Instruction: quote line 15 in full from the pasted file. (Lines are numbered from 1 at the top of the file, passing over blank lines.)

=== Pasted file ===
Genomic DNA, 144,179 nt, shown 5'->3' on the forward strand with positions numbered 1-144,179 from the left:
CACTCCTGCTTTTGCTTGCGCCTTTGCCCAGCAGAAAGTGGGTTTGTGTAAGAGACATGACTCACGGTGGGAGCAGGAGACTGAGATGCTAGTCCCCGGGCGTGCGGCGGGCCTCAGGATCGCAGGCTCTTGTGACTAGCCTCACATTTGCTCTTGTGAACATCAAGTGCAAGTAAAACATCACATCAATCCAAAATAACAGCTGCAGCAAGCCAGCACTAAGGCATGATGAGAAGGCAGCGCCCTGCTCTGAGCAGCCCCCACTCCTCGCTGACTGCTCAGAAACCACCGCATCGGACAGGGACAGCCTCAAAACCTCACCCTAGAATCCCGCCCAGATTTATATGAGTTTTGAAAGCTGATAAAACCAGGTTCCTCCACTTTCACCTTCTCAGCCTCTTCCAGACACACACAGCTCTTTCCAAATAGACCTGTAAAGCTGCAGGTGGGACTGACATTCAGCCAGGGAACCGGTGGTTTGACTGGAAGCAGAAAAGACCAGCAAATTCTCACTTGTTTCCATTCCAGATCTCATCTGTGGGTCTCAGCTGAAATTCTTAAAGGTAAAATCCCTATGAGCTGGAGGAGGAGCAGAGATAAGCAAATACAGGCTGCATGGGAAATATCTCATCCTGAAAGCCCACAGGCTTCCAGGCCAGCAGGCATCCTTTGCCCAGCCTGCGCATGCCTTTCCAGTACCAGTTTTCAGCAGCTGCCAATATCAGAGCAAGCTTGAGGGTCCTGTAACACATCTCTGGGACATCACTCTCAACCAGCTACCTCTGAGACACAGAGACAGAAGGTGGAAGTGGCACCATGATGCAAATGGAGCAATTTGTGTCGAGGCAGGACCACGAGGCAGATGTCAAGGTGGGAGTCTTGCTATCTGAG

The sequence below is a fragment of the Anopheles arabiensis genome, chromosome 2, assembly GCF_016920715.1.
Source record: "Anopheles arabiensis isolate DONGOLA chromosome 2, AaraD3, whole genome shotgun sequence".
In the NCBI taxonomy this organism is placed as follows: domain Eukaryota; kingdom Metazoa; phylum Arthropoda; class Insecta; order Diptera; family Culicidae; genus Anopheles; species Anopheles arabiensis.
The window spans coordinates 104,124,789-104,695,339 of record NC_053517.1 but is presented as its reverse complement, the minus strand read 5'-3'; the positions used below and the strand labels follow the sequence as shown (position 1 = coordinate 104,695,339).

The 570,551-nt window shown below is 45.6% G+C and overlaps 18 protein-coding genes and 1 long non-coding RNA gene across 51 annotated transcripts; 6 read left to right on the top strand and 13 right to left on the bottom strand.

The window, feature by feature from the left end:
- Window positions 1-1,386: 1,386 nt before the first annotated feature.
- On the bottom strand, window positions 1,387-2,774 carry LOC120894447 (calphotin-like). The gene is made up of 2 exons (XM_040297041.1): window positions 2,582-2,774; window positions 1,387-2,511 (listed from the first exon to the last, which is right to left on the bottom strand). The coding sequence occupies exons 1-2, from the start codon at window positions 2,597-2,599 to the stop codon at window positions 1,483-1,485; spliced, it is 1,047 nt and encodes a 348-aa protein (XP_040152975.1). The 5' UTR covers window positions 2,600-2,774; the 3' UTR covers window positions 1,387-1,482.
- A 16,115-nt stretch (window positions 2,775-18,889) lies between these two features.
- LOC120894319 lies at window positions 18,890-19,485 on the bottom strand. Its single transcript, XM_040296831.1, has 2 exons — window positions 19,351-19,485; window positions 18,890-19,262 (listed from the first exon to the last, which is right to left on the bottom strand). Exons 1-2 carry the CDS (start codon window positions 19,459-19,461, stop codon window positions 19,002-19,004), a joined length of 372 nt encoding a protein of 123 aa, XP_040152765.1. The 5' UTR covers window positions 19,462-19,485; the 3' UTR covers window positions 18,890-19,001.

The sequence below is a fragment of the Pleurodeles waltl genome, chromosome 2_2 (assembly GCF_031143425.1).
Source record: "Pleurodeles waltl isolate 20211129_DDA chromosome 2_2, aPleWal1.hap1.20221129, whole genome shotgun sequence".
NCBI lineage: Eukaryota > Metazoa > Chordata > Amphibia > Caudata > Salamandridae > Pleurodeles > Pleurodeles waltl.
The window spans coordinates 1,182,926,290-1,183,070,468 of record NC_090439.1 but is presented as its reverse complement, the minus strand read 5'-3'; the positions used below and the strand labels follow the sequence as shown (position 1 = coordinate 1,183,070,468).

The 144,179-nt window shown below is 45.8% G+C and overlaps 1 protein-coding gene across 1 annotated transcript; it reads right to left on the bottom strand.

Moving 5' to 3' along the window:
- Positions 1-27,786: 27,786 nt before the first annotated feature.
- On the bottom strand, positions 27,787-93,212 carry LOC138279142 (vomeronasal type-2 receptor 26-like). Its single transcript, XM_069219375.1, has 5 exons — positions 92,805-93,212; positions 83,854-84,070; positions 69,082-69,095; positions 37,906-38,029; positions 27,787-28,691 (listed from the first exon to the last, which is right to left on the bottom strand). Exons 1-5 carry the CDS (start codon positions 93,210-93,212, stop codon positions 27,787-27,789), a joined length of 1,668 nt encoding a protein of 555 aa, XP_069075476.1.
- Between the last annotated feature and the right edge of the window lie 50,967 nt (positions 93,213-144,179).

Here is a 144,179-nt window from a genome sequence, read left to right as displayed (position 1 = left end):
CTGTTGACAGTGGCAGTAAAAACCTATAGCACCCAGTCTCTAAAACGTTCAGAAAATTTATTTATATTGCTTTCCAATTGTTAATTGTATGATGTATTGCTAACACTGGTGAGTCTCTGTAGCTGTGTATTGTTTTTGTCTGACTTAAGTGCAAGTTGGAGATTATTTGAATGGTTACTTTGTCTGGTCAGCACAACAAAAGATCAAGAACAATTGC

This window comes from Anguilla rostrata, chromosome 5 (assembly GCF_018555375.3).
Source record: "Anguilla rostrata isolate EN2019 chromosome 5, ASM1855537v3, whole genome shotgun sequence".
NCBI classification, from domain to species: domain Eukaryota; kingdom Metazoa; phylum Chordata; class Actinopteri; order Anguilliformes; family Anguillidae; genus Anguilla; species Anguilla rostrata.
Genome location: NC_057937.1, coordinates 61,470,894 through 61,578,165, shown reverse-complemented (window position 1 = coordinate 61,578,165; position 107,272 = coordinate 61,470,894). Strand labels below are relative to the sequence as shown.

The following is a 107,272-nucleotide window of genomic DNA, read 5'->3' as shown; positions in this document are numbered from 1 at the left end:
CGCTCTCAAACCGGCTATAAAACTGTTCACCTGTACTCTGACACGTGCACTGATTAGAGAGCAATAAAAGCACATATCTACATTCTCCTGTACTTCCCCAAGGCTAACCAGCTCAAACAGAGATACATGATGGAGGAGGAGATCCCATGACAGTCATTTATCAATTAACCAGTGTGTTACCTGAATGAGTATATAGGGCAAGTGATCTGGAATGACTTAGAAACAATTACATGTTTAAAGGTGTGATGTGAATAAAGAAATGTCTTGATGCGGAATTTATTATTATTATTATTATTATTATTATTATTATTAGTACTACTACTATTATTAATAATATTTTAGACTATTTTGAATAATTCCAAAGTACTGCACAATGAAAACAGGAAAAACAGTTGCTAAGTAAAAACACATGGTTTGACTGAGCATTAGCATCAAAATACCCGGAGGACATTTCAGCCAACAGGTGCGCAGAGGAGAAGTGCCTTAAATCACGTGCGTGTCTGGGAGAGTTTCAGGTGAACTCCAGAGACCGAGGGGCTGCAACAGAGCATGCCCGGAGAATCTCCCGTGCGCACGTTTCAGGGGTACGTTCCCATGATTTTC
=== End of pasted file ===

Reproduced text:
NCBI lineage: Eukaryota > Metazoa > Chordata > Amphibia > Caudata > Salamandridae > Pleurodeles > Pleurodeles waltl.